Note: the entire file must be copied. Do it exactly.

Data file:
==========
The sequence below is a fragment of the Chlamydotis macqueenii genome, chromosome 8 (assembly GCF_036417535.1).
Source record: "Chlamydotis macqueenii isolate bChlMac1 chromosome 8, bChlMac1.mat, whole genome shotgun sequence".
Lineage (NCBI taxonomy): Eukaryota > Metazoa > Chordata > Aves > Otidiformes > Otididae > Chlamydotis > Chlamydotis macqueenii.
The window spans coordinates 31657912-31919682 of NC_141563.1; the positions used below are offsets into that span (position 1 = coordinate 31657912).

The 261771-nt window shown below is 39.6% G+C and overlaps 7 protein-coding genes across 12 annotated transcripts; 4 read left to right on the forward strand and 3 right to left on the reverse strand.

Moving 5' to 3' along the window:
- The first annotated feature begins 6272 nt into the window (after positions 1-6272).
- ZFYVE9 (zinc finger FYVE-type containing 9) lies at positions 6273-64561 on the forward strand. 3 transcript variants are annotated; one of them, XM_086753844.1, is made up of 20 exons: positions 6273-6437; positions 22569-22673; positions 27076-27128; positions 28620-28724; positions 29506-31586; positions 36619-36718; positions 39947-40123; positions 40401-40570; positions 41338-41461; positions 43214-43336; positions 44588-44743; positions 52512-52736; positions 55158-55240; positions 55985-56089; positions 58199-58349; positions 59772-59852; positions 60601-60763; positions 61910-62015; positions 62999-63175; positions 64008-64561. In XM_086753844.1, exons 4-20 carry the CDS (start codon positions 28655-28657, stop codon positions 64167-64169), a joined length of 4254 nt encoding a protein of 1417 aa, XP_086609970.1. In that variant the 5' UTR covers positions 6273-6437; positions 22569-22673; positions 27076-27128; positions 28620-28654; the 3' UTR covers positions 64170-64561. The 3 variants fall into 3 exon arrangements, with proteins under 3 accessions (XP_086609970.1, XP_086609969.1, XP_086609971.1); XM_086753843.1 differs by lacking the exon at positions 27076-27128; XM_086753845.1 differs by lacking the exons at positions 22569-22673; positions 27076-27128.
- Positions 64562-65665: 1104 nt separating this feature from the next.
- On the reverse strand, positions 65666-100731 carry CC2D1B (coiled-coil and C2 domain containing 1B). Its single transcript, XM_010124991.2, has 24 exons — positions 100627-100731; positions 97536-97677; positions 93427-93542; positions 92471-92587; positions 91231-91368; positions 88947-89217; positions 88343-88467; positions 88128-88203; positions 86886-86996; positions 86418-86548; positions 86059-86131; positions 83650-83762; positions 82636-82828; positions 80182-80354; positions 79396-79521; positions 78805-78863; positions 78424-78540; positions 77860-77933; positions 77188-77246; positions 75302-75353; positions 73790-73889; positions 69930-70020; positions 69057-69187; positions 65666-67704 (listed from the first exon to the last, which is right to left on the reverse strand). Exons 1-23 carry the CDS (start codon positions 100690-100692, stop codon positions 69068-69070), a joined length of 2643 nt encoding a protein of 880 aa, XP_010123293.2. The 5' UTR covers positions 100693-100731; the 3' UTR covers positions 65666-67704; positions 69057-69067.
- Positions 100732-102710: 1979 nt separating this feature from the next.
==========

The sequence below is a fragment of the Chlamydotis macqueenii genome, chromosome 8 (assembly GCF_036417535.1).
Source record: "Chlamydotis macqueenii isolate bChlMac1 chromosome 8, bChlMac1.mat, whole genome shotgun sequence".
Lineage (NCBI taxonomy): Eukaryota > Metazoa > Chordata > Aves > Otidiformes > Otididae > Chlamydotis > Chlamydotis macqueenii.
The window spans coordinates 31657912-31919682 of NC_141563.1; the positions used below are offsets into that span (position 1 = coordinate 31657912).

The 261771-nt window shown below is 39.6% G+C and overlaps 7 protein-coding genes across 12 annotated transcripts; 4 read left to right on the forward strand and 3 right to left on the reverse strand.

Moving 5' to 3' along the window:
- The first annotated feature begins 6272 nt into the window (after positions 1-6272).
- ZFYVE9 (zinc finger FYVE-type containing 9) lies at positions 6273-64561 on the forward strand. 3 transcript variants are annotated; one of them, XM_086753844.1, is made up of 20 exons: positions 6273-6437; positions 22569-22673; positions 27076-27128; positions 28620-28724; positions 29506-31586; positions 36619-36718; positions 39947-40123; positions 40401-40570; positions 41338-41461; positions 43214-43336; positions 44588-44743; positions 52512-52736; positions 55158-55240; positions 55985-56089; positions 58199-58349; positions 59772-59852; positions 60601-60763; positions 61910-62015; positions 62999-63175; positions 64008-64561. In XM_086753844.1, exons 4-20 carry the CDS (start codon positions 28655-28657, stop codon positions 64167-64169), a joined length of 4254 nt encoding a protein of 1417 aa, XP_086609970.1. In that variant the 5' UTR covers positions 6273-6437; positions 22569-22673; positions 27076-27128; positions 28620-28654; the 3' UTR covers positions 64170-64561. The 3 variants fall into 3 exon arrangements, with proteins under 3 accessions (XP_086609970.1, XP_086609969.1, XP_086609971.1); XM_086753843.1 differs by lacking the exon at positions 27076-27128; XM_086753845.1 differs by lacking the exons at positions 22569-22673; positions 27076-27128.
- Positions 64562-65665: 1104 nt separating this feature from the next.
- On the reverse strand, positions 65666-100731 carry CC2D1B (coiled-coil and C2 domain containing 1B). Its single transcript, XM_010124991.2, has 24 exons — positions 100627-100731; positions 97536-97677; positions 93427-93542; positions 92471-92587; positions 91231-91368; positions 88947-89217; positions 88343-88467; positions 88128-88203; positions 86886-86996; positions 86418-86548; positions 86059-86131; positions 83650-83762; positions 82636-82828; positions 80182-80354; positions 79396-79521; positions 78805-78863; positions 78424-78540; positions 77860-77933; positions 77188-77246; positions 75302-75353; positions 73790-73889; positions 69930-70020; positions 69057-69187; positions 65666-67704 (listed from the first exon to the last, which is right to left on the reverse strand). Exons 1-23 carry the CDS (start codon positions 100690-100692, stop codon positions 69068-69070), a joined length of 2643 nt encoding a protein of 880 aa, XP_010123293.2. The 5' UTR covers positions 100693-100731; the 3' UTR covers positions 65666-67704; positions 69057-69067.
- Positions 100732-102710: 1979 nt separating this feature from the next.